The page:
Who's Saying What in Jamestown, Thomas Savage?

Overview

No one told Thomas Savage that life in the New World would be so hard. The colonists suffer through harsh conditions, little food, and a lot of fighting. Then Thomas is asked to live with the Algonquian Indians to learn their language and become an interpreter. But when things turn sour between the English and the natives, Thomas is stuck in the middle. Can he keep the peace?

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Overview

No one told Thomas Savage that life in the New World would be so hard. The colonists suffer through harsh conditions, little food, and a lot of fighting. Then Thomas is asked to live with the Algonquian Indians to learn their language and become an interpreter. But when things turn sour between the English and the natives, Thomas is stuck in the middle. Can he keep the peace?

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Editorial Reviews

Children's Literature - Claudia Mills
Thomas Savage was only thirteen years old when he arrived as a presumed orphan at the new settlement of Jamestown in 1608. His already unsettled life took an even stranger turn when Captain Christopher Newport "gave" him to Algonquian chief Powhatan to live among the Indians and learn their language. Thomas succeeded in his mission of becoming a translator between the two peoples. But no amount of linguistic skill could bridge the deep divide between the invading British and the hostile Indians resisting their presence in the New World. Thomas survived and prospered, and ultimately the Jamestown colony did so as well, though only after repeated Indian massacres. Little is known of the day-to-day details of Thomas Savage's life (he left no written record of his achievements), so in a forward, the scrupulous Fritz explains that she is presenting his story as "historical fiction." Despite some additions of imagined dialogue and thoughts, however, this does not read as fiction rather than nonfiction but as an uneasy compromise between the two: We hear that Thomas "must have felt alone" as he remained behind with the Indians, and that he "apparently" watched the brutal slaughter of one English captain. Fritz's presumably faithful account of the greed, laziness, and incompetence of the settlers, and the gruesome rapacity of the Indians, does not make the 400th anniversary of the founding of Jamestown seem an occasion for much celebration.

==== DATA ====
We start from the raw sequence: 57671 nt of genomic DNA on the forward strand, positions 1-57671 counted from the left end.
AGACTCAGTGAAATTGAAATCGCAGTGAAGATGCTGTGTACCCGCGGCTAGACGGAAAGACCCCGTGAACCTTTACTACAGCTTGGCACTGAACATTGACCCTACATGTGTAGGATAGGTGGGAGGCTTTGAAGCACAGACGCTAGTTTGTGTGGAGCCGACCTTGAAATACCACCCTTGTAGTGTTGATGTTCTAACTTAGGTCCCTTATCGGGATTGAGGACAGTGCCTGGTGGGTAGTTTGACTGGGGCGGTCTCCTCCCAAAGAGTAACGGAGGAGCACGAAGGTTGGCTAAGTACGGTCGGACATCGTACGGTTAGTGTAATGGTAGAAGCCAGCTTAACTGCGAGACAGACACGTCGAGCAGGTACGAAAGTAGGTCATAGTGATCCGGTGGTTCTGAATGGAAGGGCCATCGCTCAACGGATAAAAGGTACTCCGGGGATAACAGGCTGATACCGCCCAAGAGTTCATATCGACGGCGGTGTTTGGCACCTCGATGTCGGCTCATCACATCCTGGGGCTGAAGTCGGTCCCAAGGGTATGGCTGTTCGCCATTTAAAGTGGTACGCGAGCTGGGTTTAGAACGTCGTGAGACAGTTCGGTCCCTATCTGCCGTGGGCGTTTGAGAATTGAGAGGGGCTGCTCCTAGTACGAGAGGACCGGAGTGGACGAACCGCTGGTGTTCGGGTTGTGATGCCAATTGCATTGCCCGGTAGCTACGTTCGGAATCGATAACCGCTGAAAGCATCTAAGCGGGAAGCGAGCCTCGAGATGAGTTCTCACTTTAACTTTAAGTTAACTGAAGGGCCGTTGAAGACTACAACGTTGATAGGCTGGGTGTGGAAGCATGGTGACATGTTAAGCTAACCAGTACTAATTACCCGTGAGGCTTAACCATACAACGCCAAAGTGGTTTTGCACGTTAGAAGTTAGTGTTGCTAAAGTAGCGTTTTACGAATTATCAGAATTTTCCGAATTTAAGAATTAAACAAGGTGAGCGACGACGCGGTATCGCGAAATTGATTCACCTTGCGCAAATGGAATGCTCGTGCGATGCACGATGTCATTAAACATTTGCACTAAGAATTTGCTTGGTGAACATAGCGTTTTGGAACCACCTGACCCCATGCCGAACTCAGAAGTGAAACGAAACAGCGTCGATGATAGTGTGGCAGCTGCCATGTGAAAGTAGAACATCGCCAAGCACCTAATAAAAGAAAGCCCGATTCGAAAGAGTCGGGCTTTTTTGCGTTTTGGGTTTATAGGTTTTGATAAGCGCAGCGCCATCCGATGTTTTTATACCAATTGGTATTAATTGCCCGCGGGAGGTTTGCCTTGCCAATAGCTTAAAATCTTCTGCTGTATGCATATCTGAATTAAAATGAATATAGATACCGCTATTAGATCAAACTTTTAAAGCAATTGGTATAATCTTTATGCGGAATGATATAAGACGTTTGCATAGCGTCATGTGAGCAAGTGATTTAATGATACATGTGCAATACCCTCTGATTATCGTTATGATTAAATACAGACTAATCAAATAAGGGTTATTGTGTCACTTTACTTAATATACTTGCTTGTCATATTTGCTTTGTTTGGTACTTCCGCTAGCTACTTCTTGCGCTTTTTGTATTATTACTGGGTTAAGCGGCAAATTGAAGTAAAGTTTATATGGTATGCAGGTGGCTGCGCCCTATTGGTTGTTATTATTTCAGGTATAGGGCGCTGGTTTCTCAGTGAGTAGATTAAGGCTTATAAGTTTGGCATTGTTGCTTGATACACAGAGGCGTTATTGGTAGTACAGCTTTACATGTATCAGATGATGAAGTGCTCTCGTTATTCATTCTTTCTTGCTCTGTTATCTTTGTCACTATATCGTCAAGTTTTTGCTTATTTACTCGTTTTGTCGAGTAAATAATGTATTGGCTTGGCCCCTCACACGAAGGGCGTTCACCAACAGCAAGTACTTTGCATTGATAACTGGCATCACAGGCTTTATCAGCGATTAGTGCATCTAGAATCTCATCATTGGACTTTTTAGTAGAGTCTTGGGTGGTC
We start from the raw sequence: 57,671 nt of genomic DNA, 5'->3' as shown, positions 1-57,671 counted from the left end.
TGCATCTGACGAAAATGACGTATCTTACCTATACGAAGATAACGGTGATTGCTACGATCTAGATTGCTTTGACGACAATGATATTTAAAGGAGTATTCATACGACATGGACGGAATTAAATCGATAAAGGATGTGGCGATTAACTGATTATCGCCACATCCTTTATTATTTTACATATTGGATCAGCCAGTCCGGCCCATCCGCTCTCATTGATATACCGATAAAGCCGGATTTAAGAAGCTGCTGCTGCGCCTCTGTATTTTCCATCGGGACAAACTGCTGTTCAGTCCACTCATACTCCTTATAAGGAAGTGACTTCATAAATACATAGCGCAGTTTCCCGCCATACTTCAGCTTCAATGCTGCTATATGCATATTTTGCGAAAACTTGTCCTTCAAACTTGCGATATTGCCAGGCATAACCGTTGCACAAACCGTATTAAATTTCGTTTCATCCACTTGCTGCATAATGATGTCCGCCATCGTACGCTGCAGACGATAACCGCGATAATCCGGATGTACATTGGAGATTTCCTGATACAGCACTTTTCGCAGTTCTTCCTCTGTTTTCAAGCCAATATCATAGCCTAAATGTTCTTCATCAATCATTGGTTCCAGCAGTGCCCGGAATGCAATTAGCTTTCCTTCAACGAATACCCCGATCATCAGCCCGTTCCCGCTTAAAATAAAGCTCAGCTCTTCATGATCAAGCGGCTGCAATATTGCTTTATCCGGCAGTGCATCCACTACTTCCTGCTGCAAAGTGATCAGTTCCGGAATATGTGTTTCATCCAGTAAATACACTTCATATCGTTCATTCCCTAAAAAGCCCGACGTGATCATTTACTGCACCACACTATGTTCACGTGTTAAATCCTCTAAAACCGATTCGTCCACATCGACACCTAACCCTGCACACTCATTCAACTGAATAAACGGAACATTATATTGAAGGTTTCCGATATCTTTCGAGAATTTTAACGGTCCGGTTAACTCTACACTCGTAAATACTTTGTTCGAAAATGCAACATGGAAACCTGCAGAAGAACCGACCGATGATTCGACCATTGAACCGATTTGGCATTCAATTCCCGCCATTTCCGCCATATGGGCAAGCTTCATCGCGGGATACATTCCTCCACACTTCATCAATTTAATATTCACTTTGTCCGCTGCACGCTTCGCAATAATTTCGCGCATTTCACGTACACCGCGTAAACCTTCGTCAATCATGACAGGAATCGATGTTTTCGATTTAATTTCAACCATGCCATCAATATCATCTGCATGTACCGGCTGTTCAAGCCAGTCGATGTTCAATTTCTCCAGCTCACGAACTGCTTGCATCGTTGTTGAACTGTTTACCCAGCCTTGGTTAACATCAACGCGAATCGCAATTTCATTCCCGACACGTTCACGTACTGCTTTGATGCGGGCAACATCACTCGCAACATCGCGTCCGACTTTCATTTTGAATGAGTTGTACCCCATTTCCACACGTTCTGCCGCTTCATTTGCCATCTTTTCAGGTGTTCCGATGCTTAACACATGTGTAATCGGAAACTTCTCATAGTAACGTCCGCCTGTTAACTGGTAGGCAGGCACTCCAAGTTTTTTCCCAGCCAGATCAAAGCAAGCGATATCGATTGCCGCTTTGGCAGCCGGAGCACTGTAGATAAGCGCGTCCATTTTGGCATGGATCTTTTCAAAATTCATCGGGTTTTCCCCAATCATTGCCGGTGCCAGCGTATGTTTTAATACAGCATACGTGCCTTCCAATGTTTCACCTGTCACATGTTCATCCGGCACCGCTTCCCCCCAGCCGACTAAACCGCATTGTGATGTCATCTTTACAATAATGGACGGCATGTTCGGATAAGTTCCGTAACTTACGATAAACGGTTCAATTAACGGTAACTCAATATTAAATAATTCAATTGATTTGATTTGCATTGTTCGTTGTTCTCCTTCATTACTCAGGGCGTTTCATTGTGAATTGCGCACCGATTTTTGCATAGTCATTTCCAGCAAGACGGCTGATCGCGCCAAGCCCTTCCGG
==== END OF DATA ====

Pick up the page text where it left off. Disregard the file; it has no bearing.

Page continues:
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Product Details

  • ISBN-13: 9780142414019
  • Publisher: Penguin Group (USA) Incorporated
  • Publication date: 1/21/2010
  • Format: Mass Market Paperback
  • Pages: 64
  • Age range: 8 - 12 Years
  • Product dimensions: 6.80 (w) x 8.80 (h) x 0.30 (d)

Meet the Author

Jean Fritz, the Newbery Honor-winning author of Homesick, is best known for her engaging and enlightening nonfiction for young readers, including What's the Big Idea, Ben Franklin?, And Then What Happened, Paul Revere?, and Shh! We're Writing the Constitution. She was honored with the Knickerbocker Award for Juvenile Literature by the New York State Library Association, and won the Laura Ingalls Wilder Award for her career contribution to American children's literature.

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